The identification of ASM tag SNPs may also have important implications for the interpretation of association signals from genome wide association studies. It is usually difficult to pinpoint the location of the true cis-regulatory genetic variants around the most significant association signals. Since the cis-effects of genotypes on DNA methylation are likely to be local and discrete, the ASM tag SNPs may also serve as an effective surrogate for refining the nearby regulatory variants.

Materials and Methods

Sample description and preparation

This study was approved by the ethical committees of Shenzhen Second People’s Hospital and Peking University Shenzhen Hospital, and the experiments were carried out in accordance with the principles set out in the WMA Declaration of Helsinki and the NIH Belmont report. All individuals of this four-generation Chinese Han family with no history of genetic disorders signed an informed consent form permitting the collection and use of their blood samples in the study. Semen samples were obtained from G2M and G3M by masturbation into sterile containers after 3–5 days of sexual abstinence and left to liquefy at 37 °C. Genomic DNA was extracted for the PBCs from all the seven family members and for the sperm samples from two male members using the Qiagen DNA Genomic-tip kit according the manufacturer’s instruction (Qiagen, Hilden, Germany).

Library preparation, immunoprecipitation of methylated DNA and Illumina based sequencing

DNA was fragmented as described in the DNA bisulfite protocol20. End repair, base addition and adaptor ligation steps were performed using Illumina’s Paired-End DNA Sample Prep kit following the manufacturer’s instructions. Adaptor-ligated DNA was immunoprecipitated by the anti-5mC antibodies, and the MeDIP products were validated by qPCR using SYBR green mastermix (Applied Biosystems) and primers for positive and negative control regions supplied in the MeDIP kit (Diagenode). The qPCR validation procedures consisted of 95 °C 5 min, followed by 40 cycles 95 °C 15 s and 60 °C 1 min. The MeDIP DNA was purified with ZYMO DNA Clean & Concentrator-5 column following the manufacturer’s instructions and amplified by adaptor-mediated PCR. After excising the amplified DNA to a size range of 220–320 bp on the 2% agarose gel, the amplification quality and quantity were evaluated using an Agilent 2100 Analyzer and DNA 1000 chips. The libraries were sequenced with the Illumina GAII platform and 44 bp single or pair end reads were generated. Image analysis and base calling were performed by the Genome Analyzer Pipeline version 1.3 using default parameters.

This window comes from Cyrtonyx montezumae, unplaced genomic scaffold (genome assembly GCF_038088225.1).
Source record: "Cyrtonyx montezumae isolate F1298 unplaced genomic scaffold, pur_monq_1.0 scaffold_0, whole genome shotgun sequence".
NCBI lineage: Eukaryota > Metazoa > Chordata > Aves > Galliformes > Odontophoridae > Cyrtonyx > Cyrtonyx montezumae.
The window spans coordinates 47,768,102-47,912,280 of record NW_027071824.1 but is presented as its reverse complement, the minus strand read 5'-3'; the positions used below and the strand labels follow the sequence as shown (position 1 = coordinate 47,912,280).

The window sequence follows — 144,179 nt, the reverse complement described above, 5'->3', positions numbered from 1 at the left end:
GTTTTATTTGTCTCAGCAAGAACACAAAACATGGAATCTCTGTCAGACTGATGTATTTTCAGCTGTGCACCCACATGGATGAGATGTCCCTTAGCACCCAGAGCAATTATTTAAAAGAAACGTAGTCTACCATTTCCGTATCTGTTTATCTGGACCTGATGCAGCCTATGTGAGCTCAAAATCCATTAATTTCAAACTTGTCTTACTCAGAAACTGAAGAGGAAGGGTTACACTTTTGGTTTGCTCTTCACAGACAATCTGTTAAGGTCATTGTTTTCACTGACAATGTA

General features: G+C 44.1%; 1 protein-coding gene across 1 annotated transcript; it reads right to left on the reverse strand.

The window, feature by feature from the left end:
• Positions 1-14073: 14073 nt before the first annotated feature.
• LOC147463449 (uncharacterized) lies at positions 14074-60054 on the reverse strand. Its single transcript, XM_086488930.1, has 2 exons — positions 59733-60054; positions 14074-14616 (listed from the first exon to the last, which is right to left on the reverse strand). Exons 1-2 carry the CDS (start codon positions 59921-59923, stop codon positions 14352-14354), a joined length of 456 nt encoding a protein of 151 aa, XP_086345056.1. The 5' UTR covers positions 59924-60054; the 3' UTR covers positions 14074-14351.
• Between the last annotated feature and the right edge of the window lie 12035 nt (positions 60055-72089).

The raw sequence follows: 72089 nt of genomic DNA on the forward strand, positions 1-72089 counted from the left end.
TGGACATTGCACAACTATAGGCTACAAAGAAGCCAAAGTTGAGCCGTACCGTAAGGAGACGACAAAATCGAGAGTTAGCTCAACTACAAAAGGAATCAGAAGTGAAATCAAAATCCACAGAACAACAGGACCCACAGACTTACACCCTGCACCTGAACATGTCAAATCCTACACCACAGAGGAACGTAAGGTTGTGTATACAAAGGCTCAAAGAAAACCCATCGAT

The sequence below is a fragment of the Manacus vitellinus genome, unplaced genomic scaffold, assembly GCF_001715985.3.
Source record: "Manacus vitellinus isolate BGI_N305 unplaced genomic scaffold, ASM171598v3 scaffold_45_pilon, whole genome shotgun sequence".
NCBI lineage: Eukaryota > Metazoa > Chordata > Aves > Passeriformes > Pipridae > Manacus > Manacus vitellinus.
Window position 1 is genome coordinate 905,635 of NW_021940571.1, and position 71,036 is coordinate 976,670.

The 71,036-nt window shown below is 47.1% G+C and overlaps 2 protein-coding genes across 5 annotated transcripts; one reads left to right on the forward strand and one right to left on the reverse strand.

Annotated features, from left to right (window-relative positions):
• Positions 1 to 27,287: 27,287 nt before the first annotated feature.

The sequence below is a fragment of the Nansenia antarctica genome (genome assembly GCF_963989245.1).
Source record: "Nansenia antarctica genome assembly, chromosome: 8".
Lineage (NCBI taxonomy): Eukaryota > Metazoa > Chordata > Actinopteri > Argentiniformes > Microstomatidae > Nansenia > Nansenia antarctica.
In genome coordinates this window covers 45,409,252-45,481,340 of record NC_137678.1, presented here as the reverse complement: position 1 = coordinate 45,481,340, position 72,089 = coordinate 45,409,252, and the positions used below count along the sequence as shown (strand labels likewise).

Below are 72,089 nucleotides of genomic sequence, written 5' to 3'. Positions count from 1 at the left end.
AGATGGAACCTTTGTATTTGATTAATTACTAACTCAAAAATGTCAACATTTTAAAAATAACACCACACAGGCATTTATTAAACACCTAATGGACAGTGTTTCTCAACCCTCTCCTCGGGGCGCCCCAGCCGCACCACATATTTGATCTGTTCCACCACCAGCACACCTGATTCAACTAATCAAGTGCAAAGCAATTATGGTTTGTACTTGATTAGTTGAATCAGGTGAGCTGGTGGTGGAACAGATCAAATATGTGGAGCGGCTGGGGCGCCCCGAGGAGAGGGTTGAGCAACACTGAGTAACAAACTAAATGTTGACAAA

Read mapping

MAQ was used to align the sequencing reads to the UCSC reference human genome (hg18) with the default parameters7. After the alignment, only the confidently aligned reads (mapping quality ≥10) were retained for subsequent analysis. The single-end reads were extended to 200 bp long, which represented the individual DNA fragments pulled down in the methylation enrichment experiment. Likewise, both ends of the pair-ended reads were ligated to represent the methylated individual DNA fragments.

Identification of ASM events

The software package SAM tools was used to generate the pileup file for each sample21. All genomic sites covered by less than 10 reads were removed from further analysis. A genomic locus would be called out as a candidate polymorphic site if there were at least one high quality reads supporting the variant allele. To reduce the false positives, we only focused on those candidate variants that had been reported as genetic polymorphisms in the public databases (dbSNP 132 and the 1000 Genome project). Furthermore, we also required that the genetic variants should be transmitted in a way that follows the Mendel’s laws of inheritance. The binominal distribution test with a hypothesized probability of 0.5 was used to identify the SNP sites that showed significant over-representation of only one of the two alleles in the MeDIP-seq data (P < 0.05). ASM events fulfilling the following criteria were removed from further analysis to reduce the false positives: (i) the ASM tag SNPs supported by only one PBS and (ii) the tag SNPs showing inconsistent allelic preference across different individuals. False discovery rates (FDRs) were calculated by combining the binominal P values of all SNPs from all individuals to address the problem of multiple testing corrections.